Farrier Training Expectations From Our School
Farrier Training Expectations from our School
Please note that when you read over this, we are assuming that you are NOT familiar with farrier work. If you have some experience already, that will be to your advantage. We find that everyone DOES NOT learn on the same level. Some are better with their hands; others are book smart and studiers. Whether you are choosing to learn for your own horses, as a barn manager, or to provide a career for you and your family, you will gain more knowledge about the important role of a farrier. This knowledge is widely overlooked and ignored by most horse owners. The fact that you WANT to learn, will be in your favor when purchasing, breeding, and riding, eventing and overall ownership. You will know during your first week if you are unable to physically perform (or do not enjoy) the farrier related duties. If you choose not to continue, you will have at least learned more than most owners. We can guarantee that.
The horses provided for your training are brought to us by the public, people like you. Every day you will work with a variety of breeds mostly Quarter, Gaited and Thoroughbred of all shapes and sizes. You will not see the horse twice unless you take the 12 week course at which time you will re-shoe and evaluate your own work after 6 weeks. We don’t reset, we use new shoes every time. Clients return every 6 – 8 weeks routinely. We never have a shortage of horses !!!
2 week course expectations
You will learn to trim and/or shoe what we refer to as the normal standard straight legged horse. All students will learn our 6 Steps which you will apply to every horse that you touch and evaluate. We are very cautious about your safety and horsemanship skills while handling horses. You will concentrate on the overall conformation of the horse and the anatomy of the lower limb and hoof while trimming to remain barefoot and certainly the difference in trimming prior to shoeing. Shoe shaping, manufacturers and styles such as regular plain what some call “keg” shoes and pre-shaped front and hind factory made shoes. We refer to this as “forge work” using shoes that are plain, heeled, clipped, applying traction to start with. Shaping the shoes on the anvil is referred to as “cold shoeing.” Heating the shoe in the propane or coal forge to shape at the anvil is referred to as “hot shoeing.” When the shoe is shaped correctly, placed back in the forge and set on the hoof wall, this is also referred to hot shoeing, then placed in cold water to cools, then nailed to the hoof. There are many reasons for “hot shoeing” to be discussed. The phrase “corrective shoeing” is anything that modifies the shoe to fit the hoof that is not a perfect size or shape. Nail sizes and styles and choosing good farrier tools, anvils and forges are important. There is a lot more to “forge work” than most students realize so be prepared.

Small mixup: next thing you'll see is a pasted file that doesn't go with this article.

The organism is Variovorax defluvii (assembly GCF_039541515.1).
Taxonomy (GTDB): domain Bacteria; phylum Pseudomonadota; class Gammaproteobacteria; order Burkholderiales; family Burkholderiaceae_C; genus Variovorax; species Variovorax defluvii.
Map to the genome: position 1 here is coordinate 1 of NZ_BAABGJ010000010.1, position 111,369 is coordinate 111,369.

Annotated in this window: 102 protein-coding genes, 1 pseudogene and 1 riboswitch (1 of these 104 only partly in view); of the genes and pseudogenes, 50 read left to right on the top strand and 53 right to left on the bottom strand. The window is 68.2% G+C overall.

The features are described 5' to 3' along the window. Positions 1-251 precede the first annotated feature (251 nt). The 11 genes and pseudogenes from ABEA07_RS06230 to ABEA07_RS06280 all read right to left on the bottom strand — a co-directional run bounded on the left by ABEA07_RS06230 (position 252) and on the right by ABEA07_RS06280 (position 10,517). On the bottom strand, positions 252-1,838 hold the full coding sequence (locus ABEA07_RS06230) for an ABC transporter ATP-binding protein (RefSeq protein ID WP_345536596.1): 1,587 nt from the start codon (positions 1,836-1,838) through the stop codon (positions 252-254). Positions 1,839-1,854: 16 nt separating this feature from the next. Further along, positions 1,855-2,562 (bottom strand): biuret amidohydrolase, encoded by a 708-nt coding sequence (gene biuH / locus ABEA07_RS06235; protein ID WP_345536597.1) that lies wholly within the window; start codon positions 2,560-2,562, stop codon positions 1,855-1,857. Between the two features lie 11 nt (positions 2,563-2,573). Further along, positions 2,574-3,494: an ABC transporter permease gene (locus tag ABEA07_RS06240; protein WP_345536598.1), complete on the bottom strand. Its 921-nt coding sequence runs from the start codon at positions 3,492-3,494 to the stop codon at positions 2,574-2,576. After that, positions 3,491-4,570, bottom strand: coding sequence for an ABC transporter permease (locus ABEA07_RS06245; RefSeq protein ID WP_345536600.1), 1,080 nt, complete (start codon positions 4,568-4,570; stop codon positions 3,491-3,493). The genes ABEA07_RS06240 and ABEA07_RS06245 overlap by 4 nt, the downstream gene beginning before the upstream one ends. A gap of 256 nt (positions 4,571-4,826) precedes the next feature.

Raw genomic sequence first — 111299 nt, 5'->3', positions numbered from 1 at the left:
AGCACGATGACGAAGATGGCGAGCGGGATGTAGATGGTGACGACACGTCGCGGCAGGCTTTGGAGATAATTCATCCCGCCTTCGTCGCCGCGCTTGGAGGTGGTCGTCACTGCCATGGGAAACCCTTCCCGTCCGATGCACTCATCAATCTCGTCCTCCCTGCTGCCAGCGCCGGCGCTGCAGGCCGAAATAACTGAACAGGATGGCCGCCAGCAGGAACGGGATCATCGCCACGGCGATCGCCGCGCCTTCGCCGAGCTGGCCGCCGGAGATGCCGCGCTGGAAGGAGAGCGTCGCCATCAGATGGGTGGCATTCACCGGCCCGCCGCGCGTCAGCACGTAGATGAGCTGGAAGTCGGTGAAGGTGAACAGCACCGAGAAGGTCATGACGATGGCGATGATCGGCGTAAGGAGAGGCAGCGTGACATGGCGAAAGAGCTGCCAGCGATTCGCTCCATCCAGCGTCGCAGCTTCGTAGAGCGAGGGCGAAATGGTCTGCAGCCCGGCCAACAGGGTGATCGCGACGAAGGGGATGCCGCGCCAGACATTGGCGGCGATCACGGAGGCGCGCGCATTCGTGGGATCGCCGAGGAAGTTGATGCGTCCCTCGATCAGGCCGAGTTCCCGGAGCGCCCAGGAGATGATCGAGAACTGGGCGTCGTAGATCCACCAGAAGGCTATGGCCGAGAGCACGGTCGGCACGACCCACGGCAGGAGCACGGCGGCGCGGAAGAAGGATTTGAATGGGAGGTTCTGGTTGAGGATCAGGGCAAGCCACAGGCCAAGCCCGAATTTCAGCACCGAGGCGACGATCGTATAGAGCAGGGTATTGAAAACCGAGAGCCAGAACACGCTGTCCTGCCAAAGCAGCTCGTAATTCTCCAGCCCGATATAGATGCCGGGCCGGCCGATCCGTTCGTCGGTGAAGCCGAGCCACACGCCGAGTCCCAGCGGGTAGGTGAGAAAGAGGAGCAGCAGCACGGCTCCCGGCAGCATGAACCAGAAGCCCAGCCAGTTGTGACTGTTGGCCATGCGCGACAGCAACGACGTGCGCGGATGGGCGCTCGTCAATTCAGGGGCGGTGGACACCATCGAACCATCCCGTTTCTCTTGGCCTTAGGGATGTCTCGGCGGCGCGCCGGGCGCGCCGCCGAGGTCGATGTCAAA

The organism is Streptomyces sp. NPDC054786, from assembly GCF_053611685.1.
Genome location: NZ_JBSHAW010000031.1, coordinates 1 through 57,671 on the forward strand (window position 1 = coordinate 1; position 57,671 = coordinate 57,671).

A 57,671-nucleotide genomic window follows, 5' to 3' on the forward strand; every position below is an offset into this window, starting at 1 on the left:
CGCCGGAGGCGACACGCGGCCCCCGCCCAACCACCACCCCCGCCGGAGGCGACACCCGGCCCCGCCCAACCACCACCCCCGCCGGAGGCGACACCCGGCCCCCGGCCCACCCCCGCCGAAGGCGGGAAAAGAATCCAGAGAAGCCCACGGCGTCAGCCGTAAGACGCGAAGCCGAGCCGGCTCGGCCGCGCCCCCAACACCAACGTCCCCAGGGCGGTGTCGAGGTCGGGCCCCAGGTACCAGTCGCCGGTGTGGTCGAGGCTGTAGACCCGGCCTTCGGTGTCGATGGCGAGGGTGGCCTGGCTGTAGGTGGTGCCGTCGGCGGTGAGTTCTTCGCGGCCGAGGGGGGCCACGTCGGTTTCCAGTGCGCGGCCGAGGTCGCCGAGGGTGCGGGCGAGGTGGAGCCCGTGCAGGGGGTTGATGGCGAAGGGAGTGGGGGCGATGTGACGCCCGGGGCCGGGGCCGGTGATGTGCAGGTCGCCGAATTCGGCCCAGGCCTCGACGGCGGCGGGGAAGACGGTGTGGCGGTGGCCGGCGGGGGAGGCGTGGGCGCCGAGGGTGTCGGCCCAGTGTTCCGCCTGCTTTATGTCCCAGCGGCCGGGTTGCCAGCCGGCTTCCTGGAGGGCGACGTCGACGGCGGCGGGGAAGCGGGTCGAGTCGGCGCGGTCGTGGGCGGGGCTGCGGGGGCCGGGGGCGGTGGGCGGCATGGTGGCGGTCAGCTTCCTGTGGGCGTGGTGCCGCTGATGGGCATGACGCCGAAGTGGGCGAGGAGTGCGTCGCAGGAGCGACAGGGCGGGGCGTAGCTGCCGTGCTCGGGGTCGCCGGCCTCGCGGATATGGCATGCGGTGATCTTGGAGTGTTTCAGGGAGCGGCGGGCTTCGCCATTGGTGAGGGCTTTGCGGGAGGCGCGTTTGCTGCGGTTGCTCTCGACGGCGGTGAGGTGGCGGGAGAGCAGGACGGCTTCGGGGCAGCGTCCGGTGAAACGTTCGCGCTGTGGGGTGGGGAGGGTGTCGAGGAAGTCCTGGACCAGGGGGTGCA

This course compliments any other equine career. Those with horse anatomy and handling experience will benefit from “hands-on” knowledge of the farrier’s role in these two beginner weeks.
6 week course expectations
The following four weeks will be more intense at learning at all levels. The treadmill, track, thermal imaging, filming your progress, hoof repair, diseases, lameness issues, work with more factory made shoes and beginning your handmade shoes of the most commonly used shoe patterns for most farriers in business today. You will work under more Staff Members, work with show and event horses and
12 week course expectations
The following 6 more weeks will provide you more feet per day. Your speed is better, your decision making is important, understanding the Equine Massage Therapy Anatomy Class is a big plus, Our Nutrition Experts, Laser Light Therapy, Continued Horsemanship Skills, and field trips will help give you a well-rounded education in the Equine Industry.
The technology we can offer you will surpass anything you could learn elsewhere.
Please note that some people with prior experience with other farriers or family members, may progress to a comfortable place at the end of six weeks You are eligible to take the farrier Certification Test at this time and you must Pass.
For those with “zero” experience prior to your first day here, you will find that the 12 week course is best suited for them. This is the ONLY reason we offer more education than some other schools.
We also pride ourselves in how we offer our training daily to be easier to understand in the beginning and will be easier to relay to others when you go out on your own. With more hours in a day our 6 week course is equivalent to an 8 week course and our 12 week equivalent to a 16 week course.
We have personally visited every school in the United States during our 26 years here and know the owners and how they operate. We are one of the oldest schools in operation today. There are differences of course, but we are all providing a good education to those who want to learn our trade. What you do with it will be to your own success for failure.